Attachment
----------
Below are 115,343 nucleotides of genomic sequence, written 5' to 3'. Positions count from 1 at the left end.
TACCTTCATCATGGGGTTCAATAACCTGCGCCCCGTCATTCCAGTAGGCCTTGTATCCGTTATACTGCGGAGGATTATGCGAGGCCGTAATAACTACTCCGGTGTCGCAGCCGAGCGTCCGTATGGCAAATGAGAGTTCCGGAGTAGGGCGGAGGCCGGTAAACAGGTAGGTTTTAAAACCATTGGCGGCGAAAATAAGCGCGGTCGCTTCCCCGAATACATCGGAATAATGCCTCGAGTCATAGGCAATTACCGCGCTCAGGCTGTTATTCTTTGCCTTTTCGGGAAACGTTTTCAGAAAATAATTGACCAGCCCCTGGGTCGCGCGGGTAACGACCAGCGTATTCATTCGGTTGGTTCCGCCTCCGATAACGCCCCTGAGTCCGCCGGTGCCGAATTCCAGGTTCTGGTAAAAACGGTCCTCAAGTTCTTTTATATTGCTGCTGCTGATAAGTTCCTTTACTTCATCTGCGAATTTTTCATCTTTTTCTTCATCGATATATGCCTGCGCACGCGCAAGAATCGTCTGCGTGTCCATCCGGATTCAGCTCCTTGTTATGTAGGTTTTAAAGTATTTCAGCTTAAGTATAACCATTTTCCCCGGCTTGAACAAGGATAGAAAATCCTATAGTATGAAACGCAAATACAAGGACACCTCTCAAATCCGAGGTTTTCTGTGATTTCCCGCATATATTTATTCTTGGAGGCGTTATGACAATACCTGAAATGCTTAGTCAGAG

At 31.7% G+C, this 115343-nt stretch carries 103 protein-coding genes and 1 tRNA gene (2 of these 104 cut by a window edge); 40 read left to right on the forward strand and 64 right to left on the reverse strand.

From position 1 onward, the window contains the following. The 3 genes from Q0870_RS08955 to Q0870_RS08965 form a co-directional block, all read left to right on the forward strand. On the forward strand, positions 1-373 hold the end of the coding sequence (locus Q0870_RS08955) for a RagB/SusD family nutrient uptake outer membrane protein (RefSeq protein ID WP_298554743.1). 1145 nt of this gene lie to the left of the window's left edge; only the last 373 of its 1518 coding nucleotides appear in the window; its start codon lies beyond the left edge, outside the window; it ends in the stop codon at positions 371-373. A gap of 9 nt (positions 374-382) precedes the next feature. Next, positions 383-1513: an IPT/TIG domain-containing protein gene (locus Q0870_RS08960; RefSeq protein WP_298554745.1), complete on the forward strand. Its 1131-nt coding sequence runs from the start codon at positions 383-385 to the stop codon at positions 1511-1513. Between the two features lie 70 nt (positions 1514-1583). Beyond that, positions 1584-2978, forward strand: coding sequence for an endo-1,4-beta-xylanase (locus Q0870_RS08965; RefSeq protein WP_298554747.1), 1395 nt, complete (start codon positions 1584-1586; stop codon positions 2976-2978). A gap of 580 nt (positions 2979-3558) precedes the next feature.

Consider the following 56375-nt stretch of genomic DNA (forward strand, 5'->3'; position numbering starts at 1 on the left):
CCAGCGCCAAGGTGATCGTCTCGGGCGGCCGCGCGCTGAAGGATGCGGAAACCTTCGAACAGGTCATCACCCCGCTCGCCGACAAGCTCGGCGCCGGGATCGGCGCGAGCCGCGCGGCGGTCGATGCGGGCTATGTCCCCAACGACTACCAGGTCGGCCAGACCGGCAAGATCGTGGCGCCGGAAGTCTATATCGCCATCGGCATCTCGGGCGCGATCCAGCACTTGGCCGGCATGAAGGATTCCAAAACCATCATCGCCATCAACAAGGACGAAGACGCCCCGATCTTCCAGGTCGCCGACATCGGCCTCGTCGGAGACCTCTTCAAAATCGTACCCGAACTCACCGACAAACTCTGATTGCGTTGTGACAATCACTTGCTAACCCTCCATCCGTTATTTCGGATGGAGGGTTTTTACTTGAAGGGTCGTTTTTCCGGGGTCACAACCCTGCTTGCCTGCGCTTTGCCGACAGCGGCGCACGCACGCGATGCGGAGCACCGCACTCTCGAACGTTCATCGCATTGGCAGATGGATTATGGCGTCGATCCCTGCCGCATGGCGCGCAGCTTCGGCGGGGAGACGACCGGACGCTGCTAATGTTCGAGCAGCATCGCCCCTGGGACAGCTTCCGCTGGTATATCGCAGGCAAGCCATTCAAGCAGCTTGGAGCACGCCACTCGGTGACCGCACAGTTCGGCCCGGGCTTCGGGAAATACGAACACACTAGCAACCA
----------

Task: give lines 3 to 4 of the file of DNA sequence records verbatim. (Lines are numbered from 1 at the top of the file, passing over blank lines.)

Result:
At 31.7% G+C, this 115343-nt stretch carries 103 protein-coding genes and 1 tRNA gene (2 of these 104 cut by a window edge); 40 read left to right on the forward strand and 64 right to left on the reverse strand.

From position 1 onward, the window contains the following. The 3 genes from Q0870_RS08955 to Q0870_RS08965 form a co-directional block, all read left to right on the forward strand. On the forward strand, positions 1-373 hold the end of the coding sequence (locus Q0870_RS08955) for a RagB/SusD family nutrient uptake outer membrane protein (RefSeq protein ID WP_298554743.1). 1145 nt of this gene lie to the left of the window's left edge; only the last 373 of its 1518 coding nucleotides appear in the window; its start codon lies beyond the left edge, outside the window; it ends in the stop codon at positions 371-373. A gap of 9 nt (positions 374-382) precedes the next feature. Next, positions 383-1513: an IPT/TIG domain-containing protein gene (locus Q0870_RS08960; RefSeq protein WP_298554745.1), complete on the forward strand. Its 1131-nt coding sequence runs from the start codon at positions 383-385 to the stop codon at positions 1511-1513. Between the two features lie 70 nt (positions 1514-1583). Beyond that, positions 1584-2978, forward strand: coding sequence for an endo-1,4-beta-xylanase (locus Q0870_RS08965; RefSeq protein WP_298554747.1), 1395 nt, complete (start codon positions 1584-1586; stop codon positions 2976-2978). A gap of 580 nt (positions 2979-3558) precedes the next feature.